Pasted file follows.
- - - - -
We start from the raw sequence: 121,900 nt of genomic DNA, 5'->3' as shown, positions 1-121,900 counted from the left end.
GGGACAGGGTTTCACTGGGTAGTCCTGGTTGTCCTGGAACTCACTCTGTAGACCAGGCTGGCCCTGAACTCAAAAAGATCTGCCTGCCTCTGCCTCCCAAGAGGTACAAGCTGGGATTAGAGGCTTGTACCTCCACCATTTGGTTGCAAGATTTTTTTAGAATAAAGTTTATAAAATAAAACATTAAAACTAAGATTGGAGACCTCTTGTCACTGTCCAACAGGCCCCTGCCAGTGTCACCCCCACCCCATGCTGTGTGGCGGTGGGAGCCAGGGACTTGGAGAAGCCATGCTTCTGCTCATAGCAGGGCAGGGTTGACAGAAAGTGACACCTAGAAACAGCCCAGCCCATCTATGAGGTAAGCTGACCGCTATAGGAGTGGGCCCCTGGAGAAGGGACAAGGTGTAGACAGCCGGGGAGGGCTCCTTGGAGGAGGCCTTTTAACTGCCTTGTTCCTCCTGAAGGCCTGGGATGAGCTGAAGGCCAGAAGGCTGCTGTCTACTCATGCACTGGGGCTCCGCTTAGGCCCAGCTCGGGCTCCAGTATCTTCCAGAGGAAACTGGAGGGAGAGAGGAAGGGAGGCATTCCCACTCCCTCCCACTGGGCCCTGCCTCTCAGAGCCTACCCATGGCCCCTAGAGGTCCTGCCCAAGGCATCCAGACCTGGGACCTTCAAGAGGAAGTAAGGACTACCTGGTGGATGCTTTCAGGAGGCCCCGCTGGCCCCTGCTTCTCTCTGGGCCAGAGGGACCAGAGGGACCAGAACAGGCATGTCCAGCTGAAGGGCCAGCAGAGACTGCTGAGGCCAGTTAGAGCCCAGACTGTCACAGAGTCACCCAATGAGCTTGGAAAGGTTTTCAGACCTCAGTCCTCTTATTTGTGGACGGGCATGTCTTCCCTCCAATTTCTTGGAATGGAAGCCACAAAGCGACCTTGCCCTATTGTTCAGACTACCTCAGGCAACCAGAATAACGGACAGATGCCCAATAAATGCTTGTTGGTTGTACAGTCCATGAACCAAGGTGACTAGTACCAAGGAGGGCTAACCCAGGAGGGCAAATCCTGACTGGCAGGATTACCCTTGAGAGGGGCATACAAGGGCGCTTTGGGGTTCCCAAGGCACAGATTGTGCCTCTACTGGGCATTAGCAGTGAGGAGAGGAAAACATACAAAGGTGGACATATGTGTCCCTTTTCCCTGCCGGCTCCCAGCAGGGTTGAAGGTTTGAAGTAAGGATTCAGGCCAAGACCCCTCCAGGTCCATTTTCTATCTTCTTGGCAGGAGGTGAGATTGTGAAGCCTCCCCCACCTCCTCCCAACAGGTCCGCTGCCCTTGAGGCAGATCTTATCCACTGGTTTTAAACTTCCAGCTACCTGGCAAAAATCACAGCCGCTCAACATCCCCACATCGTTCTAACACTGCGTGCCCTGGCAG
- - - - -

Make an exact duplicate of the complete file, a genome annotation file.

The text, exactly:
We start from the raw sequence: 121,900 nt of genomic DNA, 5'->3' as shown, positions 1-121,900 counted from the left end.
GGGACAGGGTTTCACTGGGTAGTCCTGGTTGTCCTGGAACTCACTCTGTAGACCAGGCTGGCCCTGAACTCAAAAAGATCTGCCTGCCTCTGCCTCCCAAGAGGTACAAGCTGGGATTAGAGGCTTGTACCTCCACCATTTGGTTGCAAGATTTTTTTAGAATAAAGTTTATAAAATAAAACATTAAAACTAAGATTGGAGACCTCTTGTCACTGTCCAACAGGCCCCTGCCAGTGTCACCCCCACCCCATGCTGTGTGGCGGTGGGAGCCAGGGACTTGGAGAAGCCATGCTTCTGCTCATAGCAGGGCAGGGTTGACAGAAAGTGACACCTAGAAACAGCCCAGCCCATCTATGAGGTAAGCTGACCGCTATAGGAGTGGGCCCCTGGAGAAGGGACAAGGTGTAGACAGCCGGGGAGGGCTCCTTGGAGGAGGCCTTTTAACTGCCTTGTTCCTCCTGAAGGCCTGGGATGAGCTGAAGGCCAGAAGGCTGCTGTCTACTCATGCACTGGGGCTCCGCTTAGGCCCAGCTCGGGCTCCAGTATCTTCCAGAGGAAACTGGAGGGAGAGAGGAAGGGAGGCATTCCCACTCCCTCCCACTGGGCCCTGCCTCTCAGAGCCTACCCATGGCCCCTAGAGGTCCTGCCCAAGGCATCCAGACCTGGGACCTTCAAGAGGAAGTAAGGACTACCTGGTGGATGCTTTCAGGAGGCCCCGCTGGCCCCTGCTTCTCTCTGGGCCAGAGGGACCAGAGGGACCAGAACAGGCATGTCCAGCTGAAGGGCCAGCAGAGACTGCTGAGGCCAGTTAGAGCCCAGACTGTCACAGAGTCACCCAATGAGCTTGGAAAGGTTTTCAGACCTCAGTCCTCTTATTTGTGGACGGGCATGTCTTCCCTCCAATTTCTTGGAATGGAAGCCACAAAGCGACCTTGCCCTATTGTTCAGACTACCTCAGGCAACCAGAATAACGGACAGATGCCCAATAAATGCTTGTTGGTTGTACAGTCCATGAACCAAGGTGACTAGTACCAAGGAGGGCTAACCCAGGAGGGCAAATCCTGACTGGCAGGATTACCCTTGAGAGGGGCATACAAGGGCGCTTTGGGGTTCCCAAGGCACAGATTGTGCCTCTACTGGGCATTAGCAGTGAGGAGAGGAAAACATACAAAGGTGGACATATGTGTCCCTTTTCCCTGCCGGCTCCCAGCAGGGTTGAAGGTTTGAAGTAAGGATTCAGGCCAAGACCCCTCCAGGTCCATTTTCTATCTTCTTGGCAGGAGGTGAGATTGTGAAGCCTCCCCCACCTCCTCCCAACAGGTCCGCTGCCCTTGAGGCAGATCTTATCCACTGGTTTTAAACTTCCAGCTACCTGGCAAAAATCACAGCCGCTCAACATCCCCACATCGTTCTAACACTGCGTGCCCTGGCAG